I'd love to find a place for 'Honey Perfume', which is probably the most fragrant new rose, but I can't....darn it!

    Bookmark   December 17, 2009 at 12:17PM
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hoovb zone 9 sunset 23

do away with those time-consuming, fertilizer-gobbling water pigs altogether

Yeah, roses suck.

    Bookmark   December 17, 2009 at 7:14PM
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borderbarb

Angel Face, hands down! Easy to grow - I have two - one tree and one shrub. They seem to thrive on neglect and flower again and again. Great fragrance. Flowers hold their shape for ages on bush and in vase.

    Bookmark   December 18, 2009 at 2:15AM
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hosenemesis(SoCal Sunset 19 USDA 8b)

Good Gawd, Hoovb!

Give me a hand trowel, and I'll personally divert the Sacramento River to your house to keep those in bloom.
If you promise to keep posting pics.

Is that cool pink "Renae"?

Renee

    Bookmark   December 18, 2009 at 6:17PM
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hoovb zone 9 sunset 23

Is that cool pink "Renae"?

It sure is.

And if I was going to pick one rose, it would be 'Firefighter', a bloom machine that produces lots and lots of powerfully fragrant velvety red flowers.

But I really couldn't pick just one.

    Bookmark   December 19, 2009 at 1:14AM
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jkom51(Z9 CA/Sunset 17)

I've never understood why anyone would think roses are water hogs. They reward deep infrequent soaks, and will live in clay, which is everywhere in CA. They take no more water in my garden than anything else, and much less than hydrangeas and citrus (which won't fruit well without regular watering).

The large shrub on the LH side with the white flowers is my 'Margaret Merrill'. When we landscaped we bought top-quality compost from the Davis St. Recycling Center in San Leandro. I mulch and use soaker hoses; depending on the weather, the garden is watered every 2-4 weeks in summer only.

    Bookmark   December 19, 2009 at 5:20PM
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socalgal_gw Zone USDA 10b Sunset 24

I would find it impossible to choose just one.

    Bookmark   December 20, 2009 at 10:57AM
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calistoga_al ca 15 usda 9

I could choose ONE easily as long as I was allowed to change my mind at least weekly. Al

    Bookmark   December 21, 2009 at 10:24AM
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softmentor(z9/sunset13 CA desert)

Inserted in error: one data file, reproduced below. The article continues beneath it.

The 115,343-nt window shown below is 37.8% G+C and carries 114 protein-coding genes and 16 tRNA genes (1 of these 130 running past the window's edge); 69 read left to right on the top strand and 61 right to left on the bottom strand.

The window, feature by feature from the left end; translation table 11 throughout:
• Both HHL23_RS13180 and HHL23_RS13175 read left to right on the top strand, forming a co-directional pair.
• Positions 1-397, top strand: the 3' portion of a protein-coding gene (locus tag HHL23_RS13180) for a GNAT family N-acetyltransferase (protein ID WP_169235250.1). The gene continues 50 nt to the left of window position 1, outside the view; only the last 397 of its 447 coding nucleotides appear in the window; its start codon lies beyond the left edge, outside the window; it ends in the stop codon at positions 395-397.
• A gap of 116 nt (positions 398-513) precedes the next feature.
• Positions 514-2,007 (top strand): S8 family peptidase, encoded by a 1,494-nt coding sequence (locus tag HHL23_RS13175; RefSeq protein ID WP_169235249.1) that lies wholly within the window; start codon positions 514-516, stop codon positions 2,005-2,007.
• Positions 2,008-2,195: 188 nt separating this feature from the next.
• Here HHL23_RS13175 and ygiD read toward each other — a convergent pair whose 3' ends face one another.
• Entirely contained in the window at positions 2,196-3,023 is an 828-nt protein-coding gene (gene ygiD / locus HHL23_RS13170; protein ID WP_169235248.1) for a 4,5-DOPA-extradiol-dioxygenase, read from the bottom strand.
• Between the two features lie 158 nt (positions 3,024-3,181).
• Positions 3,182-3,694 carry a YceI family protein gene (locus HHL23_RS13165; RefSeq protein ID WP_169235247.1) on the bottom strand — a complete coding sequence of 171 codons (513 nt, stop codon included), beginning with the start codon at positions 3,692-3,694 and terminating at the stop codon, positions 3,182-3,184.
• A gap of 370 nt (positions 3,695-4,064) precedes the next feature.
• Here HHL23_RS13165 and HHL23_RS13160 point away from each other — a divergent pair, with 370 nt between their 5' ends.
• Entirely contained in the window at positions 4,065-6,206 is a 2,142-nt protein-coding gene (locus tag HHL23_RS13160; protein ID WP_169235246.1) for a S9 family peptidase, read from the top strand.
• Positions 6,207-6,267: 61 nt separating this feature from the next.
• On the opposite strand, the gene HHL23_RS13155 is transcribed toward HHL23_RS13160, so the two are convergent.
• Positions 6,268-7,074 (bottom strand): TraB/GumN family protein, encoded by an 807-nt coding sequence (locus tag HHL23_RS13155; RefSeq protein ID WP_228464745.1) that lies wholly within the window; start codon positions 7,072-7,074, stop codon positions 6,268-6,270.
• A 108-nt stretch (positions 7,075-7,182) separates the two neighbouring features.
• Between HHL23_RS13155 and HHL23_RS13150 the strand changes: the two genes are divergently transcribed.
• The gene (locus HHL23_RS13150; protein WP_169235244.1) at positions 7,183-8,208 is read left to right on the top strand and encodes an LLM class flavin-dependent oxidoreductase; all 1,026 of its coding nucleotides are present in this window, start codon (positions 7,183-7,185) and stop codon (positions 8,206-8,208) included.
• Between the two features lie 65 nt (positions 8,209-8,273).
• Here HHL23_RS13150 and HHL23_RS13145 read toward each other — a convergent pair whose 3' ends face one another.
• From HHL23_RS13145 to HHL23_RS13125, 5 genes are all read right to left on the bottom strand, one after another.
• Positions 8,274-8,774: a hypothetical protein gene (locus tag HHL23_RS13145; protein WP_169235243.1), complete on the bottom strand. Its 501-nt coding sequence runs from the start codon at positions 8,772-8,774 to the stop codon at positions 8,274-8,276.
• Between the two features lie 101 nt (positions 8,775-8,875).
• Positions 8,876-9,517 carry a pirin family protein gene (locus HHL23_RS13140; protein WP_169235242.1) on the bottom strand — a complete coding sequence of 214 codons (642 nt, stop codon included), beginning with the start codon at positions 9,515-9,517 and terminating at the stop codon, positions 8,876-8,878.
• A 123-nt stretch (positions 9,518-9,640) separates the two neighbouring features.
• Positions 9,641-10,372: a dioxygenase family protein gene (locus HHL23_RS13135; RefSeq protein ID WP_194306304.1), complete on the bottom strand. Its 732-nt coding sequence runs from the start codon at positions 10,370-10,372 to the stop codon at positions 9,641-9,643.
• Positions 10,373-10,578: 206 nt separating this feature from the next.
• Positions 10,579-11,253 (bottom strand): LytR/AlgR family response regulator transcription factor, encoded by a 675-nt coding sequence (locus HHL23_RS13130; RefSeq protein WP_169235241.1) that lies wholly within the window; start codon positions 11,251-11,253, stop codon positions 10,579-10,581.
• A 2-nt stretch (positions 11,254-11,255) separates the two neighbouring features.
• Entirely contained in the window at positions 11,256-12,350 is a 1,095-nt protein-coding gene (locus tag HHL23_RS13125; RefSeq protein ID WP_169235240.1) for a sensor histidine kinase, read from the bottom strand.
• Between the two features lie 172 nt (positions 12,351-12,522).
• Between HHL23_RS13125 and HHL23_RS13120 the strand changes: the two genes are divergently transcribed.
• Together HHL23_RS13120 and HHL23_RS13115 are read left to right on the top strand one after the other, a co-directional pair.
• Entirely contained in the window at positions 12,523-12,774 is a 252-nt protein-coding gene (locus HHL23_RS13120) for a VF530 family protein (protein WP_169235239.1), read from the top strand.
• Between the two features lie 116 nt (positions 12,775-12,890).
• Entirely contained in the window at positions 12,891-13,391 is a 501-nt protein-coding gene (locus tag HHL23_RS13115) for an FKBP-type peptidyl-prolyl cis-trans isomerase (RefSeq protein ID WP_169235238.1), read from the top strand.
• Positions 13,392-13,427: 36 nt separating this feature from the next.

my fav. is one that has been around a long time and is cheap because there is no patent on it. It's called Peace and is a blend of yellow and salmon that I just love. Easy to grow too.

    Bookmark   December 21, 2009 at 7:47PM
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marie_louise(CA)

Softmentor, I LOVE the Peace rose. It reminds me of my Grandma, it was her favorite rose. But unless I'm mistaken, it doesn't do well in the Bay Area. It is not hot enough.

    Bookmark   December 21, 2009 at 10:13PM
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hoovb zone 9 sunset 23

I could choose ONE easily as long as I was allowed to change my mind at least weekly. Al

Amen! :)

    Bookmark   December 22, 2009 at 3:25AM
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gardenguru1950(SunsetZ16)

jkom51 makes a good point.

We've been convinced that roses need gobs of water. I take some blame -- that's what I used to tell my students. I'm seeing differently these days.

Fact is, roses in heavy soil, when trained with good soakings deeply and infrequently (once every 3-4 weeks in summer), become extraordinarily drought-tolerant.

When planted in sand or put on a co-dependent drip system, or course, they become sissies.

And there are hundreds of rose cultivars that are disease-free and have self-cleaning blossoms, so maintenance is lowered even more.

Problem is, too many gardeners plant old problem-ridden cultivars, plant them in sandy soil, waste their time with amendments, use drip systems and over-fertilize and then tell everyone how problematic roses are. Surprised?

Most other rose practices we've come to accept also are questionable here in California.

We've simply gone along with what the Eastern rose gardeners have told us, via magazine and books from back there. Even the American Rose Society, through its Master Rosarian program, perpetuates these regional processes throughout the whole country.

One particular questionable practice (as posted elsewhere in this forum) is winter pruning.

Roses are simply shrubs; hybrid shrubs with the bulk of their genetics from Rosa chinensis, a subtropical evergreen rose species.

Being such, it really doesn't "need" pruning in the winter time. It's actually best to prune it during the growing season, much as one would do with any evergreen repeat-blooming shrub, keeping it at a size and shape we want, mostly by cutting off bloomed-out stems. As long as we cut back cleanly to some husky wood, the rose responds positively all year long. If we do this, we have minimal pruning -- and sometimes NO pruning -- to do in the winter.

We're trapped into thinking that we need to prune roses hard (to short stubs near the ground) because that's what they do back in cold country where they think it's going to save the rose tops from cold freezes. Even that's a myth.

More than that, we're trapped into thinking that we need to cut off the water, let rose hips form, put on crushed ice and all kinds of silly tricks to get our roses to go into "dormancy". They won't, they can't, they're Rosa chinensis genes. But it makes for good magazine copy.